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The Winter Murder Case by S. S. Van Dine

The Winter Murder Case


subjects: Crime & Mystery Fiction

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This work is available in the U.S. and for countries where copyright is Life+70 or less.


The detective story is a kind of intellectual game. It is more—it is a sporting event. And the author must play fair with the reader. He can no more resort to trickeries and deceptions and still retain his honesty than if he cheated in a bridge game. He must outwit the reader, and hold the reader’s interest, through sheer ingenuity. For the writing of detective stories there are very definite laws—unwritten, perhaps, but none the less binding: and every respectable and self-respecting concocter of literary mysteries lives up to them.

108 pages with a reading time of ~1.75 hours (27121 words), and first published in 1939. This DRM-Free edition published by epubBooks, .

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“How would you like a brief vacation in ideal surroundings—winter sports, pleasing company, and a veritable mansion in which to relax? I have just such an invitation for you, Vance.”

Philo Vance drew on his cigarette and smiled. We had just arrived at District Attorney Markham’s office in answer to a facetious yet urgent call. Vance looked at him and sighed.

“I suspect you. Speak freely, my dear Rhadamanthus.”

“Old Carrington Rexon’s worried.”

“Ah!” Vance drawled. “No spontaneous goodness of heart in life. Sad. So, I’m asked to enjoy myself in the Berkshires only because Carrington Rexon’s worried. A detective on the premises would soothe his harassed spirits. I’m invited. Not flatterin’. No.”

“Don’t be cynical, Vance.”

“But why should Carrington Rexon’s worries concern me? I’m not in the least worried.”

“You will be,” said Markham with feigned viciousness. “Don’t deny you dote on the sufferings of others, you sadist. You live for crime and suffering. And you adore worrying. You’d die of ennui if all were peaceful.”

“Tut, tut,” returned Vance. “Not sadistic. No. Always strivin’ for peace and calm. My charitable, unselfish nature.”

“As I thought! Old Rexon’s worry does appeal to you. I detect the glint in your eye.”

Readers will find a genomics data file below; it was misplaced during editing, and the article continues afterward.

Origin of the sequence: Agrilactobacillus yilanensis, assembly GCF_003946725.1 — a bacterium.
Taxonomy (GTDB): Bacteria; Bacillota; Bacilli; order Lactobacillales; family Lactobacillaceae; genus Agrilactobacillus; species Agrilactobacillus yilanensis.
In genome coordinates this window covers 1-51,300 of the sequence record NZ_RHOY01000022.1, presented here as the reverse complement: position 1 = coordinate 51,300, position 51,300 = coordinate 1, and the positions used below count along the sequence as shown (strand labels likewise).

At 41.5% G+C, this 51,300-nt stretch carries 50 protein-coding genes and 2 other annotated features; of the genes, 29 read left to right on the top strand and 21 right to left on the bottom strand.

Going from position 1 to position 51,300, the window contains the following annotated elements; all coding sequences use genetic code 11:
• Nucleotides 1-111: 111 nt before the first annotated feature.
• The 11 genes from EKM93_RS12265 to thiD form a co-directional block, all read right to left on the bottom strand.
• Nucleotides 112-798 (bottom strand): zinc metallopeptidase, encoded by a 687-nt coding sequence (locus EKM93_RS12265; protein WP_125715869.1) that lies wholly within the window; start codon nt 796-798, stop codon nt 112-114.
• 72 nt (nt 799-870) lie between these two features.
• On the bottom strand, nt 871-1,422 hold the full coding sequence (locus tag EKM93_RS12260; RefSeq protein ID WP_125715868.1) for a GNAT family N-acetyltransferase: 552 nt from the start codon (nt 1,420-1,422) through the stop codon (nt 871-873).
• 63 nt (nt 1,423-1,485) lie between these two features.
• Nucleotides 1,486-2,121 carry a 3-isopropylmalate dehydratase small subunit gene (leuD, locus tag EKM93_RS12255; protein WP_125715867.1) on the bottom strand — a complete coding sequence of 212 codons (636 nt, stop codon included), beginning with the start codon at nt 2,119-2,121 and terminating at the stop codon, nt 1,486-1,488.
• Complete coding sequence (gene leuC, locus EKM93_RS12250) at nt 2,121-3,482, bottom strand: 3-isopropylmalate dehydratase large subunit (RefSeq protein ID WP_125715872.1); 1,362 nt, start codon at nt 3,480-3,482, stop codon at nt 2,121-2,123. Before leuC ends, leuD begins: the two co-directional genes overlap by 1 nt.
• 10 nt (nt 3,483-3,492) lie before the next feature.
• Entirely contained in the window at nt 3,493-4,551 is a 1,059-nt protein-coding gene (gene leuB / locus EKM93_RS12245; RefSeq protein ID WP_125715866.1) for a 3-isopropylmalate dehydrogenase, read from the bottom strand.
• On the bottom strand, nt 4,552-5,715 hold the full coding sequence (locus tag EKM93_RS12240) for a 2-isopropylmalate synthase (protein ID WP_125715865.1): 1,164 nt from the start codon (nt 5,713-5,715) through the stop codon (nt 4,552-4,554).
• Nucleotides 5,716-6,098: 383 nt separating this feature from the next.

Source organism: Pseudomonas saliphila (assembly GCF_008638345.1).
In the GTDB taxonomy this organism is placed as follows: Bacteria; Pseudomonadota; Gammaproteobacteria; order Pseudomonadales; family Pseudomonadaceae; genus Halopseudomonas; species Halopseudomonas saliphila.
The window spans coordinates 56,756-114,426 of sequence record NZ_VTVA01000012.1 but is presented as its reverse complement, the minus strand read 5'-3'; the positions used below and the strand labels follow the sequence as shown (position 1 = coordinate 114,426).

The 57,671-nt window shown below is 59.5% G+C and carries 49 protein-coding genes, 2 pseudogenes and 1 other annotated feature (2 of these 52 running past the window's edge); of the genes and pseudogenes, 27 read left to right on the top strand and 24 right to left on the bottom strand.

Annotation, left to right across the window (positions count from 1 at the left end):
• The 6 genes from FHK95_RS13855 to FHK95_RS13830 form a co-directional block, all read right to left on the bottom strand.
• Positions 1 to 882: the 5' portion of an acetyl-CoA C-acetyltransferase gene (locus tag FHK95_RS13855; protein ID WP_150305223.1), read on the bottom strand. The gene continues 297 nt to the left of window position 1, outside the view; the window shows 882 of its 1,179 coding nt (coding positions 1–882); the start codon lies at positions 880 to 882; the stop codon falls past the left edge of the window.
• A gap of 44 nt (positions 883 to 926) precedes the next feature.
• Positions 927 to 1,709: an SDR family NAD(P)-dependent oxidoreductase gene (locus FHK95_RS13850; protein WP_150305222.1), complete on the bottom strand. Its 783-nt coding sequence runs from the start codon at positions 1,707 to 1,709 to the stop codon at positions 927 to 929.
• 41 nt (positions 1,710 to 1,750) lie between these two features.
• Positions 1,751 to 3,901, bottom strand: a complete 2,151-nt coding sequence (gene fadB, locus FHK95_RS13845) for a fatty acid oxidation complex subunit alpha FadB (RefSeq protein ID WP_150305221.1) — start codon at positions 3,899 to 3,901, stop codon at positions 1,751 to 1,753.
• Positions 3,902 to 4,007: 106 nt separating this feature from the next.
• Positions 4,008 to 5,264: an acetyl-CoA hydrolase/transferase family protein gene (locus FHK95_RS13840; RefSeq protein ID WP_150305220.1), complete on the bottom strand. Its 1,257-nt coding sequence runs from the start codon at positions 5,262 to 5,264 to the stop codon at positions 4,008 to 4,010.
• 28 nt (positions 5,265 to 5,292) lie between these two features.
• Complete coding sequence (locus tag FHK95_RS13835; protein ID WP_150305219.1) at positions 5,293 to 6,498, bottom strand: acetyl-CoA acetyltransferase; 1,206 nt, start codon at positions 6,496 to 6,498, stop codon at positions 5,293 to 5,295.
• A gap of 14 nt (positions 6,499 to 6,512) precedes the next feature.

“Charming place, the Rexon estate,” Vance observed thoughtfully. “But why, Markham, with his millions, his leisure, his two adored and adoring offspring, his gorgeous estate, his fame, and his vigor—why should he be worrying? Quite unreasonable.”

“Still, he wants you up there instanter.”

“As you said.” Vance settled deeper into his chair. “His emeralds, I opine, are to blame for his qualms.”

Markham looked across at the other shrewdly.

“Don’t be clairvoyant. I detest soothsayers. Especially when their guesses are so obvious. Of course, it’s his damned emeralds.”

“Tell me all. Leave no precious stone unturned. Could you bear it?”

Markham lighted a cigar. When he had it going he said:

“No need to tell you of Rexon’s famous emerald collection. You probably know how it’s safeguarded.”

“Yes,” said Vance. “I inspected it some years ago. Inadequately protected, I thought.”

“The same today. Thank Heaven the place isn’t in my jurisdiction: I’d be worrying about it constantly. I once tried to persuade Rexon to transfer the collection to some museum.”

“Not nice of you, Markham. Rexon loves his gewgaws fanatically. He’d wither away if bereft of his emeralds…. Oh, why are collectors?”

“I’m sure I don’t know. I didn’t make the world.”

“Regrettable,” sighed Vance. “What is toward?”

“An unpredictable situation at the Rexon estate. The old boy’s apprehensive. Hence his desire for your presence.”

“More light, please.”

“Rexon Manor,” continued Markham, “is at present filled with guests as a result of young Richard Rexon’s furlough: the chap has just returned from Europe where he has been studying medicine intensively in the last-word European colleges and hospitals. The old man’s giving a kind of celebration in the boy’s honor——”

“I know. And hoping for an announcement of Richard’s betrothal to the blue-blooded Carlotta Naesmith. Still, why his anxiety?”

“Rexon being a widower, with an invalid daughter, asked Miss Naesmith to arrange a house party and celebration. She did—with a vengeance. Mostly café society: weird birds, quite objectionable to old Rexon’s staid tastes. He doesn’t understand this new set; is inclined to distrust them. He doesn’t suspect them, exactly, but their proximity to his precious emeralds gives him the jitters.”

“Old-fashioned chap. The new generation is full of incredible possibilities. Not a lovable and comfortable lot. Does Rexon point specifically?”

“Only at a fellow named Bassett. And, strangely enough, he’s not of Miss Naesmith’s doing. Acquaintance of Richard’s, in fact. Friendship started abroad—in Switzerland, I believe. Came over on the boat with him this last trip. But the old gentleman admits he has no grounds for his uneasiness. He’s just nervous, in a vague way, about the whole situation. Wants perspicacious companionship. So he phoned me and asked for help, indicating you.”

“Yes. Collectors are like that. Where can he turn in his hour of uncertainty? Ah, his old friend Markham! Equipped with all the proper gadgets for just such delicate observation. Gadget Number One: Mr. Philo Vance. Looks presentable in a dinner coat. Won’t drink from his finger-bowl. Could mingle and observe, without rousing suspicion. Discretion guaranteed. Excellent way of detecting a lurking shadow—if any.” Vance smiled resignedly. “Is that the gist of the worried Rexon’s runes by long-distance phone?”

“Substantially, yes,” admitted Markham. “But expressed more charitably. You know damned well that old Rexon likes you, and that if he thought you’d care for the house party, you’d have been more than welcome.”